Material below summarizes the article Active Nerve Regeneration with Failed Target Reinnervation Drives Persistent Neuropathic Pain, published on January 26, 2017, in eNeuro and authored by Wenrui Xie, Judith A. Strong, and Jun-Ming Zhang.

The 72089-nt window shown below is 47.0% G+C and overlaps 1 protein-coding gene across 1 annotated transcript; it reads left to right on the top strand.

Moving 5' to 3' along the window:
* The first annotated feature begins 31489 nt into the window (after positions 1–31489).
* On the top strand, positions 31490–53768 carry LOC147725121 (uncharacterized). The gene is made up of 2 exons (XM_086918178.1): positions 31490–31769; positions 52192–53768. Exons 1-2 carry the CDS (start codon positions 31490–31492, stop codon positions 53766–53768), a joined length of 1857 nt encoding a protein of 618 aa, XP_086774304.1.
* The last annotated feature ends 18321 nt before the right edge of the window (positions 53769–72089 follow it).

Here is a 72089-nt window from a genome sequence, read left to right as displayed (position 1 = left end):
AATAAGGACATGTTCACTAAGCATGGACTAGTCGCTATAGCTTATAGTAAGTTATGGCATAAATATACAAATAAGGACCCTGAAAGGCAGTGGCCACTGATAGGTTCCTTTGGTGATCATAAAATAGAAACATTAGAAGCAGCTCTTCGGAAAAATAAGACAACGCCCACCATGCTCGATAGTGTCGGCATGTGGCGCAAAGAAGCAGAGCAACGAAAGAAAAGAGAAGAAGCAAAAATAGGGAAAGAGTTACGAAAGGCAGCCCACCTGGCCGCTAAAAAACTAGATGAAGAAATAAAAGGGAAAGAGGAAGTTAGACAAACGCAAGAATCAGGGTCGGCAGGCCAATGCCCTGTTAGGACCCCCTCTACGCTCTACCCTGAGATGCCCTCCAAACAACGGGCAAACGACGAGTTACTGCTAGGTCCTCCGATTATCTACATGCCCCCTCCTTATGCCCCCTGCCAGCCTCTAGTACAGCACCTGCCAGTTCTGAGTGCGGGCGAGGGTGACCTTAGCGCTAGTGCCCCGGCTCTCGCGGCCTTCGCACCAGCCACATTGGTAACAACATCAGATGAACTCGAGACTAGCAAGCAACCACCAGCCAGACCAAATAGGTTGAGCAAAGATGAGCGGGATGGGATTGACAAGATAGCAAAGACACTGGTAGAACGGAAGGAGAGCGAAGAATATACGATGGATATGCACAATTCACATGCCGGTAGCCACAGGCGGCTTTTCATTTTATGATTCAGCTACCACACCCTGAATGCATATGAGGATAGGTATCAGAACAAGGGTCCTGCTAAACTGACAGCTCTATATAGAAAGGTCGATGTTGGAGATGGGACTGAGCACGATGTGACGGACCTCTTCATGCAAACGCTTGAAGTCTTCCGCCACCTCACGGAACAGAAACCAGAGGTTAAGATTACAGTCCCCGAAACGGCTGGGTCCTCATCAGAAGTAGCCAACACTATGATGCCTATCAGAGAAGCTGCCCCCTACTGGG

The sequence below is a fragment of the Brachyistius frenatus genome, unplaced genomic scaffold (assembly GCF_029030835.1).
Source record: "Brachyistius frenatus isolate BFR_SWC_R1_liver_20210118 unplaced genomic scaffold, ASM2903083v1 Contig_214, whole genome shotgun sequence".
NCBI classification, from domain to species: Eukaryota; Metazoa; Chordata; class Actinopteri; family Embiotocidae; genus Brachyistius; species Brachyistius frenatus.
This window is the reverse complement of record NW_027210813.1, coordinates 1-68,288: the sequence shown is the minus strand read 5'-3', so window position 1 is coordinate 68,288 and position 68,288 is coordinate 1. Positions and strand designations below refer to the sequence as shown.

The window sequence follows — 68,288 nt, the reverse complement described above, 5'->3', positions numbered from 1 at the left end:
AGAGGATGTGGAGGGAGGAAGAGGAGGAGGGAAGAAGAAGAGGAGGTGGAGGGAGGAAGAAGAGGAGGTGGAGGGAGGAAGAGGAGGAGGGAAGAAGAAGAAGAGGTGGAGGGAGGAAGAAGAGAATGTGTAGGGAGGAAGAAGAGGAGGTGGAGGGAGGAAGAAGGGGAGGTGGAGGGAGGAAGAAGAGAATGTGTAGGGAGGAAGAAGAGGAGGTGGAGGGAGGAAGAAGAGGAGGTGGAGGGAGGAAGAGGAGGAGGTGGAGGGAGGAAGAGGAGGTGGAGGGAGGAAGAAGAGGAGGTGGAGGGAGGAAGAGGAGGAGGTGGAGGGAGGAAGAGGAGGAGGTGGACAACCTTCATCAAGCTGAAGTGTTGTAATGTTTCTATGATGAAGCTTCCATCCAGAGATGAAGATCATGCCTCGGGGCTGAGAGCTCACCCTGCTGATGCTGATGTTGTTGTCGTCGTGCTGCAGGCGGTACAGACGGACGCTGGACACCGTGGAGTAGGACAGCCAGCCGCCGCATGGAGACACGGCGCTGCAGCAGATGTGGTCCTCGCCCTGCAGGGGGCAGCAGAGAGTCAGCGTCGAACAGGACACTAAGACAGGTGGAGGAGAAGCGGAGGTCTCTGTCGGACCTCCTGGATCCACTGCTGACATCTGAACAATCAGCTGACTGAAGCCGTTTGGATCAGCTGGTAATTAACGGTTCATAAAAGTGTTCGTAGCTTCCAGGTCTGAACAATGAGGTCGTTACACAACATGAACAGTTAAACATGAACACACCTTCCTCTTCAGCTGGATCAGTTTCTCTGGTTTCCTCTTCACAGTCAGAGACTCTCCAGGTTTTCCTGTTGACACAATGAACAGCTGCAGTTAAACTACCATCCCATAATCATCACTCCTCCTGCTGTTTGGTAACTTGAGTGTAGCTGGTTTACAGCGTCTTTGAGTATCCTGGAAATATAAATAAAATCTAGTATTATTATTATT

Peripheral nerves differ from those in the brain in that they can readily regrow (regenerate) after injury. When a peripheral nerve is cut or crushed, the distal part that was disconnected from the cell body undergoes a process called Wallerian degeneration. Debris from injured axons is cleared, the axon ending dies back, and an environment conducive to regeneration develops. If the gap across the injury site is not too large, there is a window of opportunity — a time period during which axons can regrow (regenerate) down the distal segment and reinnervate (reconnect to) the target tissues.